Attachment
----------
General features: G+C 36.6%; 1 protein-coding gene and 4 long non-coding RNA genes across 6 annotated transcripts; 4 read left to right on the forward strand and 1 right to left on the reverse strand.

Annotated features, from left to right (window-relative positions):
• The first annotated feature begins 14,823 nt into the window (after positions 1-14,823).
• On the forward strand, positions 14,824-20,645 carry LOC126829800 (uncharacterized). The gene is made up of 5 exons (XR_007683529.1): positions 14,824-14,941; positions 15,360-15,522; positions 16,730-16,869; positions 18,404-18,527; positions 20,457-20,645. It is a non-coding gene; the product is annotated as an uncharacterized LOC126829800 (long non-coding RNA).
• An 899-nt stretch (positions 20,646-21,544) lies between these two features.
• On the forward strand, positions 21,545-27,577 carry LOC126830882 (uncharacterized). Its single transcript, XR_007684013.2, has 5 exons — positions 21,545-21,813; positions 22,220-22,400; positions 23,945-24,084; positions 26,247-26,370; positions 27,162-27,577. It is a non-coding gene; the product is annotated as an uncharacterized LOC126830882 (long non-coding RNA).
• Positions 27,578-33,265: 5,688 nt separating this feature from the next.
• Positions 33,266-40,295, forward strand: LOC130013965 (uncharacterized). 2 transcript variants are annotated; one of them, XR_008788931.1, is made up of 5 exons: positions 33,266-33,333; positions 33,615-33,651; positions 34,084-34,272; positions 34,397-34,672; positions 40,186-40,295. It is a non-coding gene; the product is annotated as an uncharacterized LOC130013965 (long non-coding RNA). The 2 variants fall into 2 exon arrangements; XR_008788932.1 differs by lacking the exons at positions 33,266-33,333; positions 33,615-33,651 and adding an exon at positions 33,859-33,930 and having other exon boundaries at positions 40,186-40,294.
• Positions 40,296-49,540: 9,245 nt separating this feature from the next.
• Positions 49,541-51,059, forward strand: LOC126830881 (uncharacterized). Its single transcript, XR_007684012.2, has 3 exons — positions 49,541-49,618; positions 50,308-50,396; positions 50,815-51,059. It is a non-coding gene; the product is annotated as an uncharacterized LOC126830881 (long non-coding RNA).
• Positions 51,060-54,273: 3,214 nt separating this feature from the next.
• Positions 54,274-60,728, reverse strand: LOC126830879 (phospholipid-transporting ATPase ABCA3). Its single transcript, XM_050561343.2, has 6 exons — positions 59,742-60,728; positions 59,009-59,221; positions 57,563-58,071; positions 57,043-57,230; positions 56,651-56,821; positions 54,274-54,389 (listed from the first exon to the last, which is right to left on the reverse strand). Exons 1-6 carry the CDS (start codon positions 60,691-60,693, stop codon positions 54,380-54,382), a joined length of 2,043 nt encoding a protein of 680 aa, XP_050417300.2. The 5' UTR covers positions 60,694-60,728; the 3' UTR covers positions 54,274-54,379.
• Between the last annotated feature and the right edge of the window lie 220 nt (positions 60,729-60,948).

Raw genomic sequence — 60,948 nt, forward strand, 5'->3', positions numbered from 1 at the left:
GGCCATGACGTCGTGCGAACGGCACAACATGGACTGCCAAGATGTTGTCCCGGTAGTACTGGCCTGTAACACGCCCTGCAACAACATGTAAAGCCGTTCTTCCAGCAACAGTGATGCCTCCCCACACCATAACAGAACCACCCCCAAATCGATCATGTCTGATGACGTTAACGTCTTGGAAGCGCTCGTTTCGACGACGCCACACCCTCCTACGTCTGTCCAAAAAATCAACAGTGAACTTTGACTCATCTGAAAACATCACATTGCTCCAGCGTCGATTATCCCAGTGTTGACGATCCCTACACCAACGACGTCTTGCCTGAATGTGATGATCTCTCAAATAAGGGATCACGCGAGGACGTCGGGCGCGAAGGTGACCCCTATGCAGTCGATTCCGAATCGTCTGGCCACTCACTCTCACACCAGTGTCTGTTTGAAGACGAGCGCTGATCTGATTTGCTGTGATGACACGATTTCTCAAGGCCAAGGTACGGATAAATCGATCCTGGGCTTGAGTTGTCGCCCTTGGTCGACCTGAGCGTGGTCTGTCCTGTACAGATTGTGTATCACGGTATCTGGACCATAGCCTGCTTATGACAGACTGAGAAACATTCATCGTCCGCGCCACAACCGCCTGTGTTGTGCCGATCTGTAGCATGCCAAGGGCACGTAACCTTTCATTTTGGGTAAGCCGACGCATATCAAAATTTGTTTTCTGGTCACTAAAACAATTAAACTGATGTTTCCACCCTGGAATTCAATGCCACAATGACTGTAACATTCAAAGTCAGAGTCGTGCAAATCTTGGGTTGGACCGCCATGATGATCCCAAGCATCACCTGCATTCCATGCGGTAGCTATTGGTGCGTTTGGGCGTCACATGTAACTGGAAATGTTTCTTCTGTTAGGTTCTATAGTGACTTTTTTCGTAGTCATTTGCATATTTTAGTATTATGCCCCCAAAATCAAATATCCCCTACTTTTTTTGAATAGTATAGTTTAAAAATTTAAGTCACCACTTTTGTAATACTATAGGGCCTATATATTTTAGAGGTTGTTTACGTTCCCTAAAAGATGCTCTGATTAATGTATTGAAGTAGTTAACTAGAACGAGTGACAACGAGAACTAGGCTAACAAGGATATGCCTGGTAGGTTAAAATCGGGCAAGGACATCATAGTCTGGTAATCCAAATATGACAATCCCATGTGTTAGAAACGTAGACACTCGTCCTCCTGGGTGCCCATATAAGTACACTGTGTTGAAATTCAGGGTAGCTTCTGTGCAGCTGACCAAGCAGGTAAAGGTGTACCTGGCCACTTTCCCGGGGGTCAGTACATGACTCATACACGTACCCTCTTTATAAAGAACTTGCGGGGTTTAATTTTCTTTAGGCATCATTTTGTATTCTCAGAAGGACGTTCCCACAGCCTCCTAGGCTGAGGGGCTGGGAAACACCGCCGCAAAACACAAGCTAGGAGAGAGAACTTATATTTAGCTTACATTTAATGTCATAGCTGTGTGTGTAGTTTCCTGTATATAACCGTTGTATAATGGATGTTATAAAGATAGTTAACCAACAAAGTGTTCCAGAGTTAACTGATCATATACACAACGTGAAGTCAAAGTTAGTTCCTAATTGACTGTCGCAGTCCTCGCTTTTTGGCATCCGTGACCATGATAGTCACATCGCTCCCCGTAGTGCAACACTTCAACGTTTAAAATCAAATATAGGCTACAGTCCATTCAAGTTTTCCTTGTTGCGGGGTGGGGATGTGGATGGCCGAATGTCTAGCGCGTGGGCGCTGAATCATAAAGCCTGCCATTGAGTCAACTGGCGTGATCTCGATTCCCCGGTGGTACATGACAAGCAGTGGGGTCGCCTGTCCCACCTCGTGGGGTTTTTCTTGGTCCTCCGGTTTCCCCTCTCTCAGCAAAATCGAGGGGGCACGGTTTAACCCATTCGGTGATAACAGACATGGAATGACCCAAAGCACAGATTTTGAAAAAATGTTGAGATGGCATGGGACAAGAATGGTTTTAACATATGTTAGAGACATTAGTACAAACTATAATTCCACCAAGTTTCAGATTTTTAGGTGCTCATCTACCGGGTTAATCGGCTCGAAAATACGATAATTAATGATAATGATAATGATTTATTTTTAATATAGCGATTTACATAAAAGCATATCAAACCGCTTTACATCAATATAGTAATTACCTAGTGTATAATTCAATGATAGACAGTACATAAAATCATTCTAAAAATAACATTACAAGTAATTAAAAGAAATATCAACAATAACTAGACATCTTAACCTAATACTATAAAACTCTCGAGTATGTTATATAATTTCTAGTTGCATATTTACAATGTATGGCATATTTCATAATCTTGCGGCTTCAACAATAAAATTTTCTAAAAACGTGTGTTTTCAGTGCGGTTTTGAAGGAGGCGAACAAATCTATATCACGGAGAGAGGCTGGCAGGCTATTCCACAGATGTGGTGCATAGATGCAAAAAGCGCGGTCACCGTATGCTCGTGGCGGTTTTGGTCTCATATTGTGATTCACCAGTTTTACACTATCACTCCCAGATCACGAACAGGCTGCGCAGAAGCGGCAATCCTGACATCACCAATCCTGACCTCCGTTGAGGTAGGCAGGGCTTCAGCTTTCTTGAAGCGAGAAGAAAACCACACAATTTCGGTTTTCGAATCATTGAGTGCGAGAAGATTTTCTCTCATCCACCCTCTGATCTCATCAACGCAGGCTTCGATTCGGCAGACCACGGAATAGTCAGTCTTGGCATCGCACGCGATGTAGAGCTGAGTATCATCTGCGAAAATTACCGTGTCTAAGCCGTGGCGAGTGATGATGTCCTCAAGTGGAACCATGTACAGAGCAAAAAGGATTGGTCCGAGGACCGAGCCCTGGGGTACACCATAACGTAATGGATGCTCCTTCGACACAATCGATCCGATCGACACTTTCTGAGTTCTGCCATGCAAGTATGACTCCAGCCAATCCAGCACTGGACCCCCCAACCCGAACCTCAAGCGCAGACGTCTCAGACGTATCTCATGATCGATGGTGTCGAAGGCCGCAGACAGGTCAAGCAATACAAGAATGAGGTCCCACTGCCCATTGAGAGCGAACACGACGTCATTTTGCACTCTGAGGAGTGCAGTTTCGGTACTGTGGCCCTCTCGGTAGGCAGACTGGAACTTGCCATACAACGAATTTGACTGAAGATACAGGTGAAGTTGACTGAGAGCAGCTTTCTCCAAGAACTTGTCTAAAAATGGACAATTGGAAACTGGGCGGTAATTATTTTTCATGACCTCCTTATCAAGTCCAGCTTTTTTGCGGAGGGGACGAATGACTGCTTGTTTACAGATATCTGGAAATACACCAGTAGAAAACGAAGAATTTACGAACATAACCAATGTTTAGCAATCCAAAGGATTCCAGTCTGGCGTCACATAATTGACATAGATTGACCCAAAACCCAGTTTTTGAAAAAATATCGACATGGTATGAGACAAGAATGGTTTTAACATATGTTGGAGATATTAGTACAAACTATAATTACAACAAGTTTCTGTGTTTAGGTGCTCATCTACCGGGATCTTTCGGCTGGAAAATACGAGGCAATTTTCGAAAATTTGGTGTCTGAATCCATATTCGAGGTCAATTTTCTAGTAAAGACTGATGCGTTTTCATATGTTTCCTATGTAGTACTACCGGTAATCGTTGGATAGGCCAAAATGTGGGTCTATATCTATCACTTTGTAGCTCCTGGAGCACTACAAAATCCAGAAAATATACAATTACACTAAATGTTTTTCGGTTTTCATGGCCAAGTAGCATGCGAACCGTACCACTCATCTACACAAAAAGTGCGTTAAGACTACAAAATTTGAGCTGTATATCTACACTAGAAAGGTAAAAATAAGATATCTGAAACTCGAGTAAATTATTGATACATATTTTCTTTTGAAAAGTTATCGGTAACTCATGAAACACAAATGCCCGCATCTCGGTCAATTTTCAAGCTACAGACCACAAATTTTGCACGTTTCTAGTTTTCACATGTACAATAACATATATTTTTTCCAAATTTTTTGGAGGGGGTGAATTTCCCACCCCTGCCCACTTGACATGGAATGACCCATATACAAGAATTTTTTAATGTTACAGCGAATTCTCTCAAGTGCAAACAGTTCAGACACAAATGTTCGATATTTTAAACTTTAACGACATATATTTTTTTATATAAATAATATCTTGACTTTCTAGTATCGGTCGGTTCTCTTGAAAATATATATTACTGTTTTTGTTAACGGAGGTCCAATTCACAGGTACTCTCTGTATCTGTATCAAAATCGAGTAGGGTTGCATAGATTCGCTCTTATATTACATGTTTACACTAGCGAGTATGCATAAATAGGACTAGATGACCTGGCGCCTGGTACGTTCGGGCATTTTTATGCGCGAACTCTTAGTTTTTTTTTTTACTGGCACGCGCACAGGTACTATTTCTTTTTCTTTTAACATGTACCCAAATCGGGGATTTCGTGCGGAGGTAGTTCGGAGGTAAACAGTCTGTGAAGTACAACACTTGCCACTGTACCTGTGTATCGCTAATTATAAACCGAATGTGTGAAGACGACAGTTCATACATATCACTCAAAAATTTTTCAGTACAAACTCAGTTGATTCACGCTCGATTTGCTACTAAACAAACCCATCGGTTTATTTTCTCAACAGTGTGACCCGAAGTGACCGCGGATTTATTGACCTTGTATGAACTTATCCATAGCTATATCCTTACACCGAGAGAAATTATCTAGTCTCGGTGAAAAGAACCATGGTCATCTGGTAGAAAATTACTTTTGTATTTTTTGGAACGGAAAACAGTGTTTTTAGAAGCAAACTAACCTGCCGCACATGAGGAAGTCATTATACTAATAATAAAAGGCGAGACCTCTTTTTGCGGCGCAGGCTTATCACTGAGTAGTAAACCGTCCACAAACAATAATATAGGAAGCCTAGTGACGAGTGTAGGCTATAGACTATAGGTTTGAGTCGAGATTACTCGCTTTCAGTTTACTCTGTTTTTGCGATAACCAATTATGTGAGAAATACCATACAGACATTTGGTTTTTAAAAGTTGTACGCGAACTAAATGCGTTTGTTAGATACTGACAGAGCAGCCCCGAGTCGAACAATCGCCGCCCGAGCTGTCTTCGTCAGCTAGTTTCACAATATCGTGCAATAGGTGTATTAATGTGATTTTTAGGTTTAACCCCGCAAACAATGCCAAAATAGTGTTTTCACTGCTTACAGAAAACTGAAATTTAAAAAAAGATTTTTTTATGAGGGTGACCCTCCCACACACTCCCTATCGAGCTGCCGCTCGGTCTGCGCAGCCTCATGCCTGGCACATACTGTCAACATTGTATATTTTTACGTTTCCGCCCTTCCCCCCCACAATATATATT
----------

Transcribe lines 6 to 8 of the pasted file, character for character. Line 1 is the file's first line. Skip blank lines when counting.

• On the forward strand, positions 21,545-27,577 carry LOC126830882 (uncharacterized). Its single transcript, XR_007684013.2, has 5 exons — positions 21,545-21,813; positions 22,220-22,400; positions 23,945-24,084; positions 26,247-26,370; positions 27,162-27,577. It is a non-coding gene; the product is annotated as an uncharacterized LOC126830882 (long non-coding RNA).
• Positions 27,578-33,265: 5,688 nt separating this feature from the next.
• Positions 33,266-40,295, forward strand: LOC130013965 (uncharacterized). 2 transcript variants are annotated; one of them, XR_008788931.1, is made up of 5 exons: positions 33,266-33,333; positions 33,615-33,651; positions 34,084-34,272; positions 34,397-34,672; positions 40,186-40,295. It is a non-coding gene; the product is annotated as an uncharacterized LOC130013965 (long non-coding RNA). The 2 variants fall into 2 exon arrangements; XR_008788932.1 differs by lacking the exons at positions 33,266-33,333; positions 33,615-33,651 and adding an exon at positions 33,859-33,930 and having other exon boundaries at positions 40,186-40,294.